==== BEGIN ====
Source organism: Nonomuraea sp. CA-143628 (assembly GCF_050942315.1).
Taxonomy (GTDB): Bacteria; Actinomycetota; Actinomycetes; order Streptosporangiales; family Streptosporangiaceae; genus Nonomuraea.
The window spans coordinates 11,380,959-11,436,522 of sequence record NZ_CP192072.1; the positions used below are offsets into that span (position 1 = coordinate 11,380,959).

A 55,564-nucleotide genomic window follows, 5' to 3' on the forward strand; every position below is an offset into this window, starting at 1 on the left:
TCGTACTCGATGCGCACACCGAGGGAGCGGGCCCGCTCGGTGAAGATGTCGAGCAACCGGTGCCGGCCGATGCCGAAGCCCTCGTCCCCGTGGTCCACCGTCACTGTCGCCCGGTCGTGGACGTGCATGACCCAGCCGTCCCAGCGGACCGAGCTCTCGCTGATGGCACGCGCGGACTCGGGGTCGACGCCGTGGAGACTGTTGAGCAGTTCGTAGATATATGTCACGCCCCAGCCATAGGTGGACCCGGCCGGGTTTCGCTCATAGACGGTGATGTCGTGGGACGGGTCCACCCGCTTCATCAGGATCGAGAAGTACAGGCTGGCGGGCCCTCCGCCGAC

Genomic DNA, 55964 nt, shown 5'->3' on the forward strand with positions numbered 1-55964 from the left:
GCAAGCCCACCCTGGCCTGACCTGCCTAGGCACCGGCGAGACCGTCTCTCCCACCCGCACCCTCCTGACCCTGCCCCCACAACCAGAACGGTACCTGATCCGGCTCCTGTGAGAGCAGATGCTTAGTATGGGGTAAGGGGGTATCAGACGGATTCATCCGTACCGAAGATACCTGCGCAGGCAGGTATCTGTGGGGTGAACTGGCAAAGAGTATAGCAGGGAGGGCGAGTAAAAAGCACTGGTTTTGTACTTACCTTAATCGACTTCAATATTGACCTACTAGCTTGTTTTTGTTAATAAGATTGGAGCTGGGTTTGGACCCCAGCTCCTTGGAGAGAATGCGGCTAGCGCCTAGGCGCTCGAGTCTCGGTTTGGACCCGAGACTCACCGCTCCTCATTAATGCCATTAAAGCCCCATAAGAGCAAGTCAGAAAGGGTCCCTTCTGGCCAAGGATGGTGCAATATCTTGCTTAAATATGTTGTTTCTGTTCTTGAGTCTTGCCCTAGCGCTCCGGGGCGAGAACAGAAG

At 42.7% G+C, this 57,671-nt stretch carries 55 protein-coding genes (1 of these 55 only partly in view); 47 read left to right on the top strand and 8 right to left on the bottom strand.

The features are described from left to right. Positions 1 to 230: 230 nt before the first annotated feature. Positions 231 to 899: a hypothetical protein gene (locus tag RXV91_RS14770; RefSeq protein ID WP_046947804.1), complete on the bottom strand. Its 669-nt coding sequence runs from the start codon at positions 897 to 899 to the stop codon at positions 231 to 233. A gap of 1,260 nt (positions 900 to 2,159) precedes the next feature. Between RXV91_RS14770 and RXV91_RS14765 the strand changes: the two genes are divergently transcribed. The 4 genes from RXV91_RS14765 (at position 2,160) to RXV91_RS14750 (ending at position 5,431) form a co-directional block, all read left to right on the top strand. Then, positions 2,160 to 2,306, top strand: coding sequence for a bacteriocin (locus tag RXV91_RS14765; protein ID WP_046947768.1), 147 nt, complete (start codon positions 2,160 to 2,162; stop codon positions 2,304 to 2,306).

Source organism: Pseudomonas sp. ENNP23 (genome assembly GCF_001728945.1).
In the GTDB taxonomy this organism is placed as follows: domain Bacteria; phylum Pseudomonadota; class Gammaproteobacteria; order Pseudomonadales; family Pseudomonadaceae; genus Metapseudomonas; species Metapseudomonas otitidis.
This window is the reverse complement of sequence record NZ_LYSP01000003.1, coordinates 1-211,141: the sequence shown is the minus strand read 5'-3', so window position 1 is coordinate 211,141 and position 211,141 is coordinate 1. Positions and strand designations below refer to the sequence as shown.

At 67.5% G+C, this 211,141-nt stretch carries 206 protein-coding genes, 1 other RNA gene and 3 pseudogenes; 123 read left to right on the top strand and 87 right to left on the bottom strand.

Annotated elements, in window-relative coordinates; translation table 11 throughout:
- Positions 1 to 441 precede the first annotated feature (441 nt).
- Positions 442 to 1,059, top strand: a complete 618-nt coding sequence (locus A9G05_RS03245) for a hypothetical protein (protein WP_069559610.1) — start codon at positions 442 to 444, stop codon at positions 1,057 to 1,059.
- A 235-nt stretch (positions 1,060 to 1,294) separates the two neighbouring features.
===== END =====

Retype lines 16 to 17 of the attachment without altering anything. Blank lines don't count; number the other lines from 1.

- Positions 442 to 1,059, top strand: a complete 618-nt coding sequence (locus A9G05_RS03245) for a hypothetical protein (protein WP_069559610.1) — start codon at positions 442 to 444, stop codon at positions 1,057 to 1,059.
- A 235-nt stretch (positions 1,060 to 1,294) separates the two neighbouring features.